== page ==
Researcher Spotlight: Laurence Cooper, MD, PhD
Lymphoma Research Foundation (LRF) grantee Dr. Laurence Cooper is passionate about using the body’s One of the body's defense mechanisms. All lymphomas are a disease of the immune system. to fight lymphoma. He helped conduct the first in-human A research study to test how well new medical approaches work in people. of adoptive Treatments that interact with the immune system. for patients who are not responding to treatment using funding from his 2006 LRF Follicular Lymphoma Clinical Studies Award. Now the MD Anderson associate professor and researcher is embarking on another clinical trial using new biology to genetically modify lymphoma patients’ immune systems and potentially diminish the obstacles to implementing this therapy for lymphoma.
“Lymphoma comes in a variety of flavors and it’s very difficult to develop a one-size-fits-all treatment,” said Dr. Cooper. “I’m drawn with a sense of empathy and a sense of action that something needs to be done. We can’t rely on yesterday’s therapy as patients are faced with toxicity of current treatment and death when therapy fails. Some of the drugs we rely upon are a decade or more old. Where are the new therapies coming from?”
Dr. Cooper and his team are interested in using adoptive immunotherapy, which involves A procedure in which stem cells are obtained from the blood or the bone marrow for use in repopulating the body's cells after high-dose chemotherapy. and genetically modifying a lymphoma patient’s white blood cells, or T-cells, to tailor treatments to eliminate their disease. Working with collaborators who studied the genetics of fish, Dr. Cooper has developed the first in-human approach to using fish Abbreviation for deoxyribonucleic acid, an essential component of genes. sequences to reprogram human T-cells to render them specific for lymphoma cells. To grow these genetically modified T-cells to large numbers suitable for a clinical trial, Dr. Cooper has collaborated to produce what are called nurse cells. He intends to use the nurse cells as a substrate upon which to grow the modified T-cells. He believes this research will be a first step in reducing the hurdles for others to use this type of treatment.
“After we have genetically modified the T-cells we add them to the nurse cells and come back a few weeks later,” Dr. Cooper said. “At this point, we have generated a large population of genetically modified cells that have the ability to go after and eliminate lymphoma cells. We want people to see Therapy approaches that alter the genetic structure of tumor cells, making them more susceptible to either the immune system or chemotherapy drugs. not as a boutique endeavor only performed in the most sophisticated labs and at a high price, but as an approach to developing novel therapies that can be undertaken by multiple investigators to the benefit of patients with lymphoma.”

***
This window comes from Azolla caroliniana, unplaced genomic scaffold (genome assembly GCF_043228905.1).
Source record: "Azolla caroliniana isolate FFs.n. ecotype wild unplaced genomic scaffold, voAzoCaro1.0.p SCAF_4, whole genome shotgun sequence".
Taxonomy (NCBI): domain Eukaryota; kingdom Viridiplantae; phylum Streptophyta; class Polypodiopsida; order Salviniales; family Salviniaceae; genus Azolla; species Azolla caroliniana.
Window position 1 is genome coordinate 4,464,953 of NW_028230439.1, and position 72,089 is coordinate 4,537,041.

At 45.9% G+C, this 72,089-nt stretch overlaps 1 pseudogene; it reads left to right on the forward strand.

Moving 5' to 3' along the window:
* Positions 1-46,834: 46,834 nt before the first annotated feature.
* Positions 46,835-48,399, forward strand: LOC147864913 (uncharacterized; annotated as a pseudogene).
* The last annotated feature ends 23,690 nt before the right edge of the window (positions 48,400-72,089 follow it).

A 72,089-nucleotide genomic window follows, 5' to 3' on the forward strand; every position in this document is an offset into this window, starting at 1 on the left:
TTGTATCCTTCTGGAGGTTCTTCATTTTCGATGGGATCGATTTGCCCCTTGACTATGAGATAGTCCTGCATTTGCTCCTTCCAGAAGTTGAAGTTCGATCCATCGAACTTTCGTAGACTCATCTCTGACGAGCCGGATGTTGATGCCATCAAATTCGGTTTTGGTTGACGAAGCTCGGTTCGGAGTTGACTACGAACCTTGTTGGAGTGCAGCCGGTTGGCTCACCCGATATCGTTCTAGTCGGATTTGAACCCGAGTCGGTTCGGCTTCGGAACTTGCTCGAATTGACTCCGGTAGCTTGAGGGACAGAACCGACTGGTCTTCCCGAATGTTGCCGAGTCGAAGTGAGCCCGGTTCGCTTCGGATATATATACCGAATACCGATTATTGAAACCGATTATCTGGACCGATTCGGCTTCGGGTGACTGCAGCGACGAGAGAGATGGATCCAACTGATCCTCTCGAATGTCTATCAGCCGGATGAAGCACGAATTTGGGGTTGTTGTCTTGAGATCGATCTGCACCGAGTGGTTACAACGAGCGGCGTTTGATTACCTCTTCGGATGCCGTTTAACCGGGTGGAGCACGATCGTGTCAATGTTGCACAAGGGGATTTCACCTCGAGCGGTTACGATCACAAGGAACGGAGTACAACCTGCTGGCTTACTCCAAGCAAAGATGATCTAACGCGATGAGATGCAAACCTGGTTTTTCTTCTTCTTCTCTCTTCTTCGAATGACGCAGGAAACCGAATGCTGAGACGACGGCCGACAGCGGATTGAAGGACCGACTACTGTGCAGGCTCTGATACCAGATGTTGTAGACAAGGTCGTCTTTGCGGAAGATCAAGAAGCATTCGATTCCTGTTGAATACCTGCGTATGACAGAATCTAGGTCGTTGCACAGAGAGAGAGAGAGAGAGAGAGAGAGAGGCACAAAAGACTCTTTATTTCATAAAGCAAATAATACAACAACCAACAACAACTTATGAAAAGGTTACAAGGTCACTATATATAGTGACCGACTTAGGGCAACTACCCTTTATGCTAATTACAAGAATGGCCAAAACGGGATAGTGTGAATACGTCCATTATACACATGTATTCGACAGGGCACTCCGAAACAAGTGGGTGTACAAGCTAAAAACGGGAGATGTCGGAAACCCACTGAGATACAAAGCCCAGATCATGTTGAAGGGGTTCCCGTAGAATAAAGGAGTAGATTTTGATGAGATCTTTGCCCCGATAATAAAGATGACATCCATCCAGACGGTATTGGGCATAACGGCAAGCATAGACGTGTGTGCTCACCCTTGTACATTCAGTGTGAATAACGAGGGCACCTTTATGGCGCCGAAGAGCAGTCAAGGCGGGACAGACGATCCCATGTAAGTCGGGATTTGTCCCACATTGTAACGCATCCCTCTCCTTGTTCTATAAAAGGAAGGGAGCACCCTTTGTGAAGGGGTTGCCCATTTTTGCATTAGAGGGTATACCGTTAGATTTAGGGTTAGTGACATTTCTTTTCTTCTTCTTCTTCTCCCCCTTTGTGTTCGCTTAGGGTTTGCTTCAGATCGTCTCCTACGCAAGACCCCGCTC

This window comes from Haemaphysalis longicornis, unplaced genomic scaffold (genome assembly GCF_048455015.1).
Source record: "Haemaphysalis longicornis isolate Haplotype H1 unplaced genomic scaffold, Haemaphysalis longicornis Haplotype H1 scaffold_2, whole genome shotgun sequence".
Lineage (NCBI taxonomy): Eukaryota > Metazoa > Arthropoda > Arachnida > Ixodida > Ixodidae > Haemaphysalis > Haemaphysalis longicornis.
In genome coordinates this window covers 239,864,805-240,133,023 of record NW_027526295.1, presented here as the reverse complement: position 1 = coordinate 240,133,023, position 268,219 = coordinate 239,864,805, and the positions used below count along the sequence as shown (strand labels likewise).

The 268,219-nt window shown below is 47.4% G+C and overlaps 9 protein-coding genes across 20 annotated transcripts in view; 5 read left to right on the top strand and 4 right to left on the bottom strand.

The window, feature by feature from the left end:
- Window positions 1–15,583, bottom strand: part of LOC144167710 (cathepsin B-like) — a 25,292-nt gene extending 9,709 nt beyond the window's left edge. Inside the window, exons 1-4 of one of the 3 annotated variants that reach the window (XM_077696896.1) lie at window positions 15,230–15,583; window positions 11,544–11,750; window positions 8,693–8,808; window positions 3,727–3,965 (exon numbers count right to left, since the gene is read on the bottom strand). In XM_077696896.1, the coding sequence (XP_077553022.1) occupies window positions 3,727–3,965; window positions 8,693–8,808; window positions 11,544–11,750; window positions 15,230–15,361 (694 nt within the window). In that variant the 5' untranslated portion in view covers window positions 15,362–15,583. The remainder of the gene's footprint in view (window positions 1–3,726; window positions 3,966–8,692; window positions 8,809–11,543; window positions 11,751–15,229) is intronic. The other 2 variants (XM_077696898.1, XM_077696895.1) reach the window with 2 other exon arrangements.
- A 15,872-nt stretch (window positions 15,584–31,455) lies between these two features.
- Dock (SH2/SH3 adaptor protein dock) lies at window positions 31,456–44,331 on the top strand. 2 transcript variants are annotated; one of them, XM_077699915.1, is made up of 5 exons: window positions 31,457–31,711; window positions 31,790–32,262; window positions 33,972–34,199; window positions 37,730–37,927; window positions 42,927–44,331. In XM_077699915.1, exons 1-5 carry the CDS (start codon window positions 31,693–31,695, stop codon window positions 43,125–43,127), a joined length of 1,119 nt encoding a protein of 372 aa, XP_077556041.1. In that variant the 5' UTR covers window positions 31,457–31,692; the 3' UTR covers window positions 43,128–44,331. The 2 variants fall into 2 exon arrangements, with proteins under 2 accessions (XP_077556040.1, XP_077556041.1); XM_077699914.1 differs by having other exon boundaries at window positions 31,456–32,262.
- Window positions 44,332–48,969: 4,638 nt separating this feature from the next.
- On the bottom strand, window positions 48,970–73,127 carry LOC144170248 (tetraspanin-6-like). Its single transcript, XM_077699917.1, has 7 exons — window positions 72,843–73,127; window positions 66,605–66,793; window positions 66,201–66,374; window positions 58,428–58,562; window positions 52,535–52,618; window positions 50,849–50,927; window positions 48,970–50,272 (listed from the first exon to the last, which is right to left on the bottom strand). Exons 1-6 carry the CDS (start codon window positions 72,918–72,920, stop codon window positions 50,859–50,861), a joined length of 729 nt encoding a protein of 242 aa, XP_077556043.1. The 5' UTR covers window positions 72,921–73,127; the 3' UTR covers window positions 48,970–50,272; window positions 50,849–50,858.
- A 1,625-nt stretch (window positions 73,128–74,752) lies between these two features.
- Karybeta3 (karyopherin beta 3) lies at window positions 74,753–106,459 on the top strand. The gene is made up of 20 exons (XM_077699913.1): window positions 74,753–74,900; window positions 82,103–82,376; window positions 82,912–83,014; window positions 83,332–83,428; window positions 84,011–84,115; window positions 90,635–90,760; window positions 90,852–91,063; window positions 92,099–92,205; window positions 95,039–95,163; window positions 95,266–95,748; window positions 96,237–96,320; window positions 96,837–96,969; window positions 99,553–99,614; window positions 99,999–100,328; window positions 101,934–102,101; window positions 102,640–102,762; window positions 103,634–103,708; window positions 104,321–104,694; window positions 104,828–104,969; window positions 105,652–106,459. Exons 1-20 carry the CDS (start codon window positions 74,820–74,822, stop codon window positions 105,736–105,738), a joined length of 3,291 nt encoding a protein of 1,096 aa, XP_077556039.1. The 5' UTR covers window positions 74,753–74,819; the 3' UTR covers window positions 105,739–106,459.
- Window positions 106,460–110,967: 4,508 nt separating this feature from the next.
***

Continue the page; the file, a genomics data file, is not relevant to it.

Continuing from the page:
Dr. Cooper and his team will be enrolling their first patients for this trial before the end of the year. They will be studying patients with advanced B-cell non-Hodgkin lymphoma who have Lymphomas that are fast growing and generally need to be treated immediately. Also called intermediate-grade or high-grade lymphomas. malignancies and who are likely to A disease that reappears or grows again after a period of remission. despite receiving a hematopoietic stem-cell transplantation. “Our approach to the genetic modification and expansion of human T-cells will be tested to see if we can impact the pace of disease,” Dr. Cooper said.
Since this is the first trial of its kind and the field has expressed great interest in this research, Dr. Cooper will be primarily focused on “safety and feasibility.” Results of this study will come slowly because Dr. Cooper must proceed cautiously over a couple of years. He is looking to determine whether or not the modified T-cells will survive in the patients, as the longer they survive the longer they have to kill a An abnormal mass or swelling of tissue, that can occur anywhere in the body.. Reflecting on the opportunities made available to him through his LRF grant, Dr. Cooper is grateful for the support and guidance especially in troubling economic times. Claiming to see an “average five-to-one return on investment from private funding,” he said he has been able to leverage his LRF award to further his research even more. “LRF is terrific and not only as a fundraising mechanism. They stand by me, the investigator,” he said. “LRF is really invested in me and takes the time to help my research work. They have a sense of risk tolerance and optimism. This foundation is exactly what you want especially in a time of shrinking federal support.”
A member of the MCLC since 2006, Dr. Cooper also welcomes the annual MCL Scientific Workshops as a chance to collaborate and learn. “Getting people in the room to put down their Blackberries and focus is always welcome. LRF helps to mediate those scientific interactions.” When asked for the most important piece of advice he would give to a newly diagnosed lymphoma patient, Dr. Cooper said it is all about finding the right physician. “Find an A physician who specializes in treating cancer. you trust and who works at a major medical center. Because if things go well, terrific, but realistically nothing ever goes well. Even if the tumor goes away, there’s always something else going on – financial, emotional. The family needs an oncologist that they can talk to and trust. Be prepared to talk with him or her about all your issues above and beyond Abnormal cell growth that cannot be controlled by the body's natural defenses. Cancerous cells can grow and eventually form tumors..”